Tag Archives for " clearly keto "

December 13, 2022

Is keto good for brain health? | Dr. Mary Newport

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When Dr. Mary Newport's husband was diagnosed with early-onset Alzheimer's disease, she began looking for answers. Her research brought her to ketosis as a possible nutritional protocol and the results were amazing. On episode 568 of the 40+ Fitness Podcast, we discuss her book, Clearly Keto.


Let's Say Hello

[00:01:48.790] – Allan

Hey, Ras.

[00:01:49.720] – Rachel

Hey, Allan. How are you today?

[00:01:51.420] – Allan

I'm doing all right. Kind of dealing with a stomach bugs. So I've kind of laid low the last few days and done most of my things from here at Lula's in our apartment. As you can see from the video, I'm in my studio, my fitness studio here at Lula's. And so I'm staying here because I don't want to be more than maybe 10ft away from the bathroom. So just trying to stay hydrated, taking some and things like that. Kind of get myself to a point where I can get through this thing with this little bug, but it's the thing.

[00:02:28.010] – Rachel

Well, I hope you feel better soon.

[00:02:29.770] – Allan

Thank you, but everything's great.

[00:02:31.510] – Rachel


[00:02:32.740] – Allan

How are things with you?

[00:02:34.410] – Rachel


[00:02:35.320] – Rachel

I just wanted to update you and our listeners real quick. I've shared that Mike, my husband Mike, has been battling kidney cancer, and our surgery is slated. It should be in another week or so. And they're going to remove his whole kidney and the nearby lymph nodes and adrenal gland and his pre surgery EKG and blood work. He had one more Cat scan which showed the tumor shrunk, which is great. Everything is looking good. And so I hope to have some good reports in about a week or so. But I wanted to share real quick, too, that we were talking to the oncologist and of course, all surgeries are high risk and it's always scary to go under the knife, but our doctor assured Mike that he was a pretty healthy patient. He's of good weight. His blood pressure is controlled. He is in good shape for surgery. And so it was really nice to hear that reassurance from the doctor that all that we do with our running and our dietary choices and everything has made him healthy enough to be able to manage a pretty big surgery like this coming up. So it was just nice to hear that reassurance.

[00:03:47.410] – Rachel

So if the oncologist feels good, then we feel good. So, good news.

[00:03:52.260] – Allan

Good. So, Mike's fit, trim, ready to go?

[00:03:55.770] – Rachel

We are.

[00:03:56.980] – Allan

Big takes scar.

[00:03:57.930] – Rachel

That's right. Yup. So we're very optimistic.

[00:04:02.430] – Allan

That's good to hear. So you're ready to talk to Dr. Newport?

[00:04:06.640] – Rachel



[00:05:08.140] – Allan

Dr. Newport. Welcome to 40+ Fitness.

[00:05:11.040] – Dr. Newport

Oh, hi, Allan. Thank you so much for having me on your program.

[00:05:14.170] – Allan

So the book we're going to talk about today is called Clearly Keto: For Healthy Brain Aging and Alzheimer's Prevention. And the one thing I would say is I think cancer scares everybody to some extent, as it should. But the numbers that we see for Alzheimer's cases, and particularly the forward-looking statistics on what that's going to look like in 40 years, 30 years is terrifying.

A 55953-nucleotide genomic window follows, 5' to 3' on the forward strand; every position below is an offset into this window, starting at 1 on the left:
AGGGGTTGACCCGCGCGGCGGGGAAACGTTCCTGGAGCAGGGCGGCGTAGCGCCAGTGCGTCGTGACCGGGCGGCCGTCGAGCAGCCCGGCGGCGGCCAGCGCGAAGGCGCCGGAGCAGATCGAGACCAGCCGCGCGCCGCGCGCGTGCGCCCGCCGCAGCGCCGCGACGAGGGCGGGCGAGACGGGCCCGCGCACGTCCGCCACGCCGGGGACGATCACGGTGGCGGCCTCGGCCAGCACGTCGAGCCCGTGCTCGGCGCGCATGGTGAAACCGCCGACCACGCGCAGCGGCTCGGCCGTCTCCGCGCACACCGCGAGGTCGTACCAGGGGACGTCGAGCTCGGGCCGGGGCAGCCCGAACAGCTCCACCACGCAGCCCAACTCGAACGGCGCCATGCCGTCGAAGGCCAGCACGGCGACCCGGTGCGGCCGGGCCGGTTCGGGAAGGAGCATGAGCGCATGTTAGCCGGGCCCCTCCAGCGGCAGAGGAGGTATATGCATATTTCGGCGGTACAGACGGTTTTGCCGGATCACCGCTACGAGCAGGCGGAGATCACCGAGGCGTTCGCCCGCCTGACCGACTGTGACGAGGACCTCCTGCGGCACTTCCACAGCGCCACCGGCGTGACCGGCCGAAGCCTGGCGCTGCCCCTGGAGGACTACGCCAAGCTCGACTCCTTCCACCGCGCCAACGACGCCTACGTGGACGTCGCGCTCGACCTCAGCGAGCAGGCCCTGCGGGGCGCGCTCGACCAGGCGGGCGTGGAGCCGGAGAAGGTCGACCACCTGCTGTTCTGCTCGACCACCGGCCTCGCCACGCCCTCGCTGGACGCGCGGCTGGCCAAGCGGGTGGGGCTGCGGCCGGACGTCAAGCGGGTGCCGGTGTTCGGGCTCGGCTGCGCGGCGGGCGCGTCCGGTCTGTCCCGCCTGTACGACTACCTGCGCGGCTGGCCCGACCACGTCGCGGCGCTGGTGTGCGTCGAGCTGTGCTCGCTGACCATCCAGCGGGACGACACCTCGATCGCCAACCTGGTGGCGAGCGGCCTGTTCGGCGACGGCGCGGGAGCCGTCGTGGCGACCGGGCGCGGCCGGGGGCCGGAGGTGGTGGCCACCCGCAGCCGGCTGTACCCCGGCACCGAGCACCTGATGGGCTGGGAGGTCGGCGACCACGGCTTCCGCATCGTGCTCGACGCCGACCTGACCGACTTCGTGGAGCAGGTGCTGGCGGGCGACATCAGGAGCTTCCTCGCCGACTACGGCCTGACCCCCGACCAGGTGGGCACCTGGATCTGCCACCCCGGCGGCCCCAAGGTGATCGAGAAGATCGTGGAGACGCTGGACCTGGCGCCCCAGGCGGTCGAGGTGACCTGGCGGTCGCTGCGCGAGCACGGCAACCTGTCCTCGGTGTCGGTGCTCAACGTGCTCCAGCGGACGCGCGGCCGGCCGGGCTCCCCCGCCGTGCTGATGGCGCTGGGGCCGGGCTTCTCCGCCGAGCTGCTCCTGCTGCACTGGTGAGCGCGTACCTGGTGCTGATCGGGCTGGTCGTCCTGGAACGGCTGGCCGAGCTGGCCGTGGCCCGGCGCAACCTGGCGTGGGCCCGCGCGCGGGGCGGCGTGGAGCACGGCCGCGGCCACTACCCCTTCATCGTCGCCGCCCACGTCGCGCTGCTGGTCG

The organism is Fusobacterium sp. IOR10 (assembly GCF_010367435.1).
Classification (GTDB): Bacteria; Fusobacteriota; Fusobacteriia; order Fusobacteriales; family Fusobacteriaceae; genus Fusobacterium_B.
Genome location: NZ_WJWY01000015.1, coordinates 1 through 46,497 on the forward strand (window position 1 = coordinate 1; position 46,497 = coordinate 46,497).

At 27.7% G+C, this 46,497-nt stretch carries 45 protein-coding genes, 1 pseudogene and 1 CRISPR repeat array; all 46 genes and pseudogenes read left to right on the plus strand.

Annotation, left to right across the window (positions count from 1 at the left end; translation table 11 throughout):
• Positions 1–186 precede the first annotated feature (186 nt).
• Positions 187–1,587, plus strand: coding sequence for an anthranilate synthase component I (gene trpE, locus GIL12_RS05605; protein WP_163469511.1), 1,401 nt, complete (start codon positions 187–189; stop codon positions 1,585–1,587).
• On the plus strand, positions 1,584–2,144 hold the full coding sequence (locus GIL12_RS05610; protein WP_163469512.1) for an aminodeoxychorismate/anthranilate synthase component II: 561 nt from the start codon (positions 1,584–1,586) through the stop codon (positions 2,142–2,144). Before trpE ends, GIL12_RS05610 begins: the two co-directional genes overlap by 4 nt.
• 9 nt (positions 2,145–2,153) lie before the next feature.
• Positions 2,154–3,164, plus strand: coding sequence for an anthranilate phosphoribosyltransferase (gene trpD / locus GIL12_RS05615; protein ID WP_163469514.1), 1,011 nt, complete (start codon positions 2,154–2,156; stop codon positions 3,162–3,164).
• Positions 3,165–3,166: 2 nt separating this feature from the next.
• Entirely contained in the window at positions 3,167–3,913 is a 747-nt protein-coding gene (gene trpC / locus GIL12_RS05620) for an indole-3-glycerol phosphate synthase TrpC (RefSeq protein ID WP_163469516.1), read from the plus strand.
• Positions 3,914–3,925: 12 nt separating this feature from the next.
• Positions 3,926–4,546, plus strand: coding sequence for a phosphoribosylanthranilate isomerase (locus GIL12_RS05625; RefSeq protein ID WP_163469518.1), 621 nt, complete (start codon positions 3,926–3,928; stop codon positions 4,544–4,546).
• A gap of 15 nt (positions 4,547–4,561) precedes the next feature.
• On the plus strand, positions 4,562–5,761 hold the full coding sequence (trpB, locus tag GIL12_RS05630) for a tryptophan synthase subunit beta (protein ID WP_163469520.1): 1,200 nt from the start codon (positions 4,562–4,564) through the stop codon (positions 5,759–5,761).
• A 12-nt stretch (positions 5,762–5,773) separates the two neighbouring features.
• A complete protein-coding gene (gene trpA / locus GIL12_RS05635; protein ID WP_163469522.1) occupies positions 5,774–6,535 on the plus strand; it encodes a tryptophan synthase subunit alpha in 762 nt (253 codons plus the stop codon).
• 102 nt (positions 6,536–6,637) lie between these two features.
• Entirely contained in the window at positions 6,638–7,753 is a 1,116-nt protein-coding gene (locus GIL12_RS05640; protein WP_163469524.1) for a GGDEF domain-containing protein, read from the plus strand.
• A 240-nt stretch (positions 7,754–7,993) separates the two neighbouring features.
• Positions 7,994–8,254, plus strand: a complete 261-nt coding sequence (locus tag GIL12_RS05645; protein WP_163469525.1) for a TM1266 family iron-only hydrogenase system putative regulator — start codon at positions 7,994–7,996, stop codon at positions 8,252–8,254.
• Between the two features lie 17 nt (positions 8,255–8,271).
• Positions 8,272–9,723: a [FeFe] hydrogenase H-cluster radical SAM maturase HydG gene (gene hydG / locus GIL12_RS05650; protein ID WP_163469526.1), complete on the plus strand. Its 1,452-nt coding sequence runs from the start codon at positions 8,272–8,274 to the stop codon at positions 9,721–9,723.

[00:05:42.850] – Dr. Newport

It is terrifying. I think everybody knows somebody or has a family member that has been dealing with Alzheimer's.

[00:05:50.810] – Allan

Yes. I come from kind of a long life family. So on my father's side, my grandfather lived into his mid 90s. Not well, but he did live yeah, my grandmother lived into her late 80s. But towards the end, I think she was also starting to suffer from some dementia issues. In fact, the last time I saw her, I don't think she recognized me. I think she thought I was my father because just the way she was carrying on and talking and things like that, I think she had confused me. So this is just one of those topics that I'm like, okay, if I can figure this out, I'm going to feel a lot better about getting old, growing old and together. You might not be together.

[00:06:35.190] – Dr. Newport

Right. You might not be together. That's what happened with me and my husband, right?

[00:06:40.690] – Allan

Yeah. Can we talk a bit about Steve's case and what happened there?

[00:06:44.980] – Dr. Newport

Yeah. So you probably mentioned already with my biography that I'm a physician. I practiced newborn intensive care for 30 years, and Steve was an accountant, and it worked out perfectly for our family because he stayed home with our children. He could work from home. He was the original Mr. Mom, and he was a perfectionist. He was in the kayaking. He read novels. But when he was 51, he started having memory issues, and I thought, maybe it's just a midlife crisis. He would miss appointments. He started shuffling around. His accounting work, like quarterly tax return was fairly simple for our practice. It should have taken him 20 minutes, and it would take him several days, and he would shuffle everything around and procrastinate, and it was becoming worrisome. And then he started forgetting if he'd been to the bank, in the post office, and he would misplace mail. And that was bad because it was, you know, checks that people were sending in for payments that he would misplace. So he saw a neuropsychiatrist who evaluated him and said this could be dementia, but more likely it's depression. And Steve was depressed, but retrospectively, most likely he was depressed because he knew he was not functioning well and that's something was wrong.

[00:08:03.480] – Dr. Newport